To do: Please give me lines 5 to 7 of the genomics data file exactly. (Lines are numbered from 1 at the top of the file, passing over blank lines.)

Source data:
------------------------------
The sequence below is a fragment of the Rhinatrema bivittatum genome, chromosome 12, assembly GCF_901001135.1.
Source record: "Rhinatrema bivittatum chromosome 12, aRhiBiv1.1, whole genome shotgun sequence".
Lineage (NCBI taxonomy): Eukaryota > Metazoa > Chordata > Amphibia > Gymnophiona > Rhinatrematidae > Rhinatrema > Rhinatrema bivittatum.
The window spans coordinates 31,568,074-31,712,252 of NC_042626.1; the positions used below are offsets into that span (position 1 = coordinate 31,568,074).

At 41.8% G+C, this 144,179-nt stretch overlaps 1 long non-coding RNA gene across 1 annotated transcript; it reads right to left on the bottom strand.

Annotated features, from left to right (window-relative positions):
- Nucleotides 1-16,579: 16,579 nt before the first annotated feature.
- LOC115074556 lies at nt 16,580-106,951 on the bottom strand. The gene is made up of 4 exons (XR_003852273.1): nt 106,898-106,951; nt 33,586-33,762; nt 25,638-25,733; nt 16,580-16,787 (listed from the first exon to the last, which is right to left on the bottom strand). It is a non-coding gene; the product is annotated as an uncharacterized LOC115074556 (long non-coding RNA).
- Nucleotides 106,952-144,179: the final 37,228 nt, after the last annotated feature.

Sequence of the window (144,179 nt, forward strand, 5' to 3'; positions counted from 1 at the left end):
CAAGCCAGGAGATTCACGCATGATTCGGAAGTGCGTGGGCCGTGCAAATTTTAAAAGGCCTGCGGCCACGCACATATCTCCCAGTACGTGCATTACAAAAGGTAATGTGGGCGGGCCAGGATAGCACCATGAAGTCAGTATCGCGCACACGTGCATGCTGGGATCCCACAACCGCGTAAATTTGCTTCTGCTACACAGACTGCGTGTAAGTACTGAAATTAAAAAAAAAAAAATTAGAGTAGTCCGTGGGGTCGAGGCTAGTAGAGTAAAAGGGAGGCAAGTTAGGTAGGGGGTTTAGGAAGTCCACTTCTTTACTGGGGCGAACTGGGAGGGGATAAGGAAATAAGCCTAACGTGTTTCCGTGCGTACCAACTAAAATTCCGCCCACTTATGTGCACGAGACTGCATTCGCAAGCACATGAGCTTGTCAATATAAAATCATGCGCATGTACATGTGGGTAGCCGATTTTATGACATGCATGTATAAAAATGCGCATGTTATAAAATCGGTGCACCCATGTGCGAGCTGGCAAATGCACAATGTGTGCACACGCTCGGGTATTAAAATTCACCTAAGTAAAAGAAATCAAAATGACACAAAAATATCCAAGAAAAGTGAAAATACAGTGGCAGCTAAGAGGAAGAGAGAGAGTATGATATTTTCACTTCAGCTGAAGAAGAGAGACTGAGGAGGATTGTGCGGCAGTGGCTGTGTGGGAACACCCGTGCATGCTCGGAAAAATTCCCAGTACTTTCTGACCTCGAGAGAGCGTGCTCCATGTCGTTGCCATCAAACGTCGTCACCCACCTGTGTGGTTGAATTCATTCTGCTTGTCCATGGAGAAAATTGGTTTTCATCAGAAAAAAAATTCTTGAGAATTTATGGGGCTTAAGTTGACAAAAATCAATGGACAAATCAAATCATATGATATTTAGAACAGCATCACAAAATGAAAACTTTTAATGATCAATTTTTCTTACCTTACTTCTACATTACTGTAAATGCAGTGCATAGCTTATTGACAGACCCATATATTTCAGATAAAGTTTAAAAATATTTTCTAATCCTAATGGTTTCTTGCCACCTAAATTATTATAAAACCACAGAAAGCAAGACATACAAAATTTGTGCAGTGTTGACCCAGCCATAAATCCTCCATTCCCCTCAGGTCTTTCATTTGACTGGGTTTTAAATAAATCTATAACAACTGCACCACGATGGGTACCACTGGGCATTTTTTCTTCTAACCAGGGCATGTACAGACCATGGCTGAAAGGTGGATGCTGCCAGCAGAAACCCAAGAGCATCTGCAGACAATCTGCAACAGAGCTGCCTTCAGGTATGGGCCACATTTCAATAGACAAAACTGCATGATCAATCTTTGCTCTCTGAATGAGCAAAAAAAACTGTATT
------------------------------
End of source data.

At 41.8% G+C, this 144,179-nt stretch overlaps 1 long non-coding RNA gene across 1 annotated transcript; it reads right to left on the bottom strand.

Annotated features, from left to right (window-relative positions):
- Nucleotides 1-16,579: 16,579 nt before the first annotated feature.